Not only may self-gifts originate from achievement situations, but more importantly from the interpretations consumers make about the outcomes. Relative to this point, Mick and DeMoss (1990b) intimated that attribution theory might be useful in understanding self-gifts. Attribution theories concern the way by which individuals try to make sense of the world in which they live and of the actions of the people around them, including themselves. Therefore, just as people make causal attributions about the behavior of others, they also make similar attributions for their own actions. In achievement situations they will infer different causes for the outcomes of the tasks they engage in. In this paper, we review Weiner's (1986) attribution theory of motivation and emotion, and we suggest ways by which achievement task outcomes, causal attribution dimensions, deservingness, and emotions influence the likelihood of a self-gift. On the basis of these insights, we generate specific hypotheses for future research and discuss potential methodological approaches to test these hypotheses.


Gift-giving and Self-Gifts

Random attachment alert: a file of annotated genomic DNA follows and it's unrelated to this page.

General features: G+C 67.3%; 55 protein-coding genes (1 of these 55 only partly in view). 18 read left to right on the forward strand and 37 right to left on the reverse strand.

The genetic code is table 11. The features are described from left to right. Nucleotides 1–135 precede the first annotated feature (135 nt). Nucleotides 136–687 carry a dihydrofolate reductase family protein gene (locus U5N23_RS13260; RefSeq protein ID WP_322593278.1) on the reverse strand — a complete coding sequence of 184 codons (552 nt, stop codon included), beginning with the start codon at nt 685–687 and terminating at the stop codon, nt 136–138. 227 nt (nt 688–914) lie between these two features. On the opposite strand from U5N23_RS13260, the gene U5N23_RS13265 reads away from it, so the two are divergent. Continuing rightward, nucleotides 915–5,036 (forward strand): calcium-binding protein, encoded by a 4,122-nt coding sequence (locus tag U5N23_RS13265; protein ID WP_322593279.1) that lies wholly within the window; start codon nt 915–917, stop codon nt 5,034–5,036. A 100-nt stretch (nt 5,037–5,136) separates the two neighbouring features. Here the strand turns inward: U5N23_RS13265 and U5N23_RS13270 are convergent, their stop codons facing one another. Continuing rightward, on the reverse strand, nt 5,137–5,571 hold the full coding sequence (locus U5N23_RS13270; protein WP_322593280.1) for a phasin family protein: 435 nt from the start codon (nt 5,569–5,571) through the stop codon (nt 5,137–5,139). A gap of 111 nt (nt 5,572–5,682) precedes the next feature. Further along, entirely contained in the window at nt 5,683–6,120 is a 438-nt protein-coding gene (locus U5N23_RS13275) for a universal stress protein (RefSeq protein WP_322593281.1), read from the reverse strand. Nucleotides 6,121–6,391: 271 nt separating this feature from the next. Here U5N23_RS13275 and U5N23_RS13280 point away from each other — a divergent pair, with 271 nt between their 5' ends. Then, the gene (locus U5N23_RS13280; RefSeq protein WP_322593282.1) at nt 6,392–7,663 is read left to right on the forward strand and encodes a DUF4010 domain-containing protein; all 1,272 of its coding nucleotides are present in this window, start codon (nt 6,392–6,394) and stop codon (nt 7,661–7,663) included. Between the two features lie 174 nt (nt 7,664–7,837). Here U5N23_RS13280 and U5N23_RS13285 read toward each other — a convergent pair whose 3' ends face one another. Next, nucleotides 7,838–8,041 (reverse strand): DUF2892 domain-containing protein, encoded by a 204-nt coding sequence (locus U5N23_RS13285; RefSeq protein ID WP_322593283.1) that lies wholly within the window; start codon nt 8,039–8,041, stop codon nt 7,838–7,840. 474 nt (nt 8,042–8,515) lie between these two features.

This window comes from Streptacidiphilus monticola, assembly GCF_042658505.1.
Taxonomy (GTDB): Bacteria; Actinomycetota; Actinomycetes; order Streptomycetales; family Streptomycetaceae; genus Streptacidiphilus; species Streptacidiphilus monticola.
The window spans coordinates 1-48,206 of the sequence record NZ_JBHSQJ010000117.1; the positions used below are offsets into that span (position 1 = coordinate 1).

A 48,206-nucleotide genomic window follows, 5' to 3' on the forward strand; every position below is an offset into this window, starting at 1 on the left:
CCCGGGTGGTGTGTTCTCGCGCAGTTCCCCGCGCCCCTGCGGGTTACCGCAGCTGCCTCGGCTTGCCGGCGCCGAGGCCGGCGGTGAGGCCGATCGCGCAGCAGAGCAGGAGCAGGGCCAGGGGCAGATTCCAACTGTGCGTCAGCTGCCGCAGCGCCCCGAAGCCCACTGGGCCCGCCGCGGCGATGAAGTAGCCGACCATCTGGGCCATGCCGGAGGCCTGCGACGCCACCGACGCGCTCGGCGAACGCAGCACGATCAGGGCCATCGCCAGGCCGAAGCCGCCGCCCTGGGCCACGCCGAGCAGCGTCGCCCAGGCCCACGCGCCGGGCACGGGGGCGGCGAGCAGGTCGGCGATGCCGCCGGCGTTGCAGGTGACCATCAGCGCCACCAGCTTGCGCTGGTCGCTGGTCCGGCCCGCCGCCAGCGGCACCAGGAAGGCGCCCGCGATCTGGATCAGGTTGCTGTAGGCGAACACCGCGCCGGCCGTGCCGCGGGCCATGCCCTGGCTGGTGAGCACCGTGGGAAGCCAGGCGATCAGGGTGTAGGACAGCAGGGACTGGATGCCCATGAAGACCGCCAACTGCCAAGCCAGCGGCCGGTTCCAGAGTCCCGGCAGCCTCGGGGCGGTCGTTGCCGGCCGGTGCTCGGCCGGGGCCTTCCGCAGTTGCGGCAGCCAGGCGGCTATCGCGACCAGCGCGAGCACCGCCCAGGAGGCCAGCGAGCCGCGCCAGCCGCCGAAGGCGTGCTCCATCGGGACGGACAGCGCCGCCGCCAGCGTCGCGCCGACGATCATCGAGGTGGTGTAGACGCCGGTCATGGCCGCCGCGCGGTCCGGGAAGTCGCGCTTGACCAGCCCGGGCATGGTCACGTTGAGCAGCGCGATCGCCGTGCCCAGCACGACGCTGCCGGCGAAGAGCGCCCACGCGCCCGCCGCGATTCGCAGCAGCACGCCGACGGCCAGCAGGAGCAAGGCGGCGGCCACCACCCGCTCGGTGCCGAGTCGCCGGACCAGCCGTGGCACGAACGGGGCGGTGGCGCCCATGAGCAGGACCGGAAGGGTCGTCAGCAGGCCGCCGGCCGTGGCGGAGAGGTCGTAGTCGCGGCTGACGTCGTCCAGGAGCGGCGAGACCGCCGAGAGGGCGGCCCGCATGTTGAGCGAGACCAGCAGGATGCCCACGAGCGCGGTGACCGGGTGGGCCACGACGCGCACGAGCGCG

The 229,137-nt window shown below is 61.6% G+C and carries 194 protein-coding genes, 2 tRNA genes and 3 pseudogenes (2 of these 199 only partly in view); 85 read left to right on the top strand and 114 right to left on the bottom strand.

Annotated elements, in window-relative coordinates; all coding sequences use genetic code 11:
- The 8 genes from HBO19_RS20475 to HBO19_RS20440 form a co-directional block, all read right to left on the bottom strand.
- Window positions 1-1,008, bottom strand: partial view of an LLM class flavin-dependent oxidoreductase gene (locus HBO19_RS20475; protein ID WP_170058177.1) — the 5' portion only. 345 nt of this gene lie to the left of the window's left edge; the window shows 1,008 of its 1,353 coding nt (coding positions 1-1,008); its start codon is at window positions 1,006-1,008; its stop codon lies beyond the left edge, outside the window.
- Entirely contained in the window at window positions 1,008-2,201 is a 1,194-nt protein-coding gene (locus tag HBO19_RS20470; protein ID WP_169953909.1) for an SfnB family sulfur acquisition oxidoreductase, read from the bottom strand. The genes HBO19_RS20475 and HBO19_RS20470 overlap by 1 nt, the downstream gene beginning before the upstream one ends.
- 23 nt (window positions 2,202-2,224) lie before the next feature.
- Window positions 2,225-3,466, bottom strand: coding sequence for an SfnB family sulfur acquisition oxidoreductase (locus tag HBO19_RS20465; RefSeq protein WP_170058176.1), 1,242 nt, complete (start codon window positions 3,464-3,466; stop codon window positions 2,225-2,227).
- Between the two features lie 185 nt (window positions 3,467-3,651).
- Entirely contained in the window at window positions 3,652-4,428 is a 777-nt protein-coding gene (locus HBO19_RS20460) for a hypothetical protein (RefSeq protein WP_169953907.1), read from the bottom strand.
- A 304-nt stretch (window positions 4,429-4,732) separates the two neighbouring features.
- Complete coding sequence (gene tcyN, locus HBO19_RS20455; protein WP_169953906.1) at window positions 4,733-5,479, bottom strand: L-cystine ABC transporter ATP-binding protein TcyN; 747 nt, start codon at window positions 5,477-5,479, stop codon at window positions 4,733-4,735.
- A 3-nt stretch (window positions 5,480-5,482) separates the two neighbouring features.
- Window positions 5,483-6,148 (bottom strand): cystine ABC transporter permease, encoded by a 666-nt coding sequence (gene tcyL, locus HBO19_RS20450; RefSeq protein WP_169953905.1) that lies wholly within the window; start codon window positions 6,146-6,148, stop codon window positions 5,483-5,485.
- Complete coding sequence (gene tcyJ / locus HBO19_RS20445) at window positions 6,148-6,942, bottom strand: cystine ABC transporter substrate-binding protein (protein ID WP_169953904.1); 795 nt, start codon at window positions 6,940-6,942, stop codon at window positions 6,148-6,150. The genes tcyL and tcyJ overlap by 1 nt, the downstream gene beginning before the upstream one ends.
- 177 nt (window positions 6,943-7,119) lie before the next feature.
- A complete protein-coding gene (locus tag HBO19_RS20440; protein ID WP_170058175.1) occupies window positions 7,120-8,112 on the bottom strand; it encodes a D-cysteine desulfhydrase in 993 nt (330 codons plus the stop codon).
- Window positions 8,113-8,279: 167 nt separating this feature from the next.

One of the characteristics of gifts in general, and of self-gifts in particular, is that they are typically highly motivated and, thereby, perceived as justifiable. For example, gifts are offered on culturally normative occasions determined by calendar (e.g., Christmas, birthdays) or determined by emergent life situations (e.g., to celebrate a job promotion, to cheer up someone who is ill). Whatever the occasion, it is a common trait of gifts that they are offered under some pretext, and that this pretext helps to make the gift acceptable to the receiver (Tournier 1963). The fact that individuals readily identify some self-directed purchases as self-gifts and distinguish them from other self-directed purchases (see Mick and DeMoss 1990a) points to the existence of normative criteria for distinguishing between these different types of purchases. This fact also suggests the existence of a partial rationalization process for self-gifts, similar to those identified for gifts to others. Indeed, Mick and DeMoss (1990a) found that personal accomplishments, disappointments, and holidays were the three prevalent circumstances under which people give gifts to themselves. In further research, Mick and DeMoss (1990b) identified three essential aspects of self-gifts. First, self-gifts are a means to communicate with one's self, and in particular to influence one's self-definition and self-esteem. This function of communication appears especially relevant to self-gifts following accomplishments or disappointments. Second, self-gifts are a special type of exchange, acting as a kind of self-contract. Mick and DeMoss (1990b) pointed out that this notion of exchange is particularly linked to reward self-gifts and illustrated by the theme of deservingness. As we will discuss, deservingness and exchange can also be associated with therapeutic self-gifts. Third, there is an aspect of specialness that refers to the idea that self-gifts often have special meanings for consumers as compared to common, everyday, self-directed purchases. This aspect also accrues from the highly context-bound character of self-gifts. In sum, the insights gained from prior self-gift research point to the potential importance of achievement contexts as common precursors of self-gift behavior.